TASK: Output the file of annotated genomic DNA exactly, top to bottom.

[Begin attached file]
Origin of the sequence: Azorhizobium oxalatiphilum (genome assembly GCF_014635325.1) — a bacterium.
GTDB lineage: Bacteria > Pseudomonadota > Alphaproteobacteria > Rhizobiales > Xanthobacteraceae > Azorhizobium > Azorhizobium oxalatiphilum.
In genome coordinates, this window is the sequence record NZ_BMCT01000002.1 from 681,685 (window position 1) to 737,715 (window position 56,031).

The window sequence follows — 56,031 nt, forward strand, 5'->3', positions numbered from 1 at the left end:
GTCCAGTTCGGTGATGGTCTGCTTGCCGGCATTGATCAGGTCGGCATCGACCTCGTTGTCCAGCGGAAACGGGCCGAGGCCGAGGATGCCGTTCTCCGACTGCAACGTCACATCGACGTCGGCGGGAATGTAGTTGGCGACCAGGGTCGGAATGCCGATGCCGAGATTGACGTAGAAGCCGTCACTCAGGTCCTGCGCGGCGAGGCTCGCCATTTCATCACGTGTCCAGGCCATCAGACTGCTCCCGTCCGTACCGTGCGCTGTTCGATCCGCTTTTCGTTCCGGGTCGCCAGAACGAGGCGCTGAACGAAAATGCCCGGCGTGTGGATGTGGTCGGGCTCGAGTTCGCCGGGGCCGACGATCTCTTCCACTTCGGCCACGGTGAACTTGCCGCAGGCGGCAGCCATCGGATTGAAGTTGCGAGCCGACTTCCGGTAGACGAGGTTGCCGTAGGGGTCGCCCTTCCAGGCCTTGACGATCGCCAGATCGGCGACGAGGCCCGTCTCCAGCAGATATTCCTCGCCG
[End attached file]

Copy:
Origin of the sequence: Azorhizobium oxalatiphilum (genome assembly GCF_014635325.1) — a bacterium.
GTDB lineage: Bacteria > Pseudomonadota > Alphaproteobacteria > Rhizobiales > Xanthobacteraceae > Azorhizobium > Azorhizobium oxalatiphilum.
In genome coordinates, this window is the sequence record NZ_BMCT01000002.1 from 681,685 (window position 1) to 737,715 (window position 56,031).

The window sequence follows — 56,031 nt, forward strand, 5'->3', positions numbered from 1 at the left end:
GTCCAGTTCGGTGATGGTCTGCTTGCCGGCATTGATCAGGTCGGCATCGACCTCGTTGTCCAGCGGAAACGGGCCGAGGCCGAGGATGCCGTTCTCCGACTGCAACGTCACATCGACGTCGGCGGGAATGTAGTTGGCGACCAGGGTCGGAATGCCGATGCCGAGATTGACGTAGAAGCCGTCACTCAGGTCCTGCGCGGCGAGGCTCGCCATTTCATCACGTGTCCAGGCCATCAGACTGCTCCCGTCCGTACCGTGCGCTGTTCGATCCGCTTTTCGTTCCGGGTCGCCAGAACGAGGCGCTGAACGAAAATGCCCGGCGTGTGGATGTGGTCGGGCTCGAGTTCGCCGGGGCCGACGATCTCTTCCACTTCGGCCACGGTGAACTTGCCGCAGGCGGCAGCCATCGGATTGAAGTTGCGAGCCGACTTCCGGTAGACGAGGTTGCCGTAGGGGTCGCCCTTCCAGGCCTTGACGATCGCCAGATCGGCGACGAGGCCCGTCTCCAGCAGATATTCCTCGCCG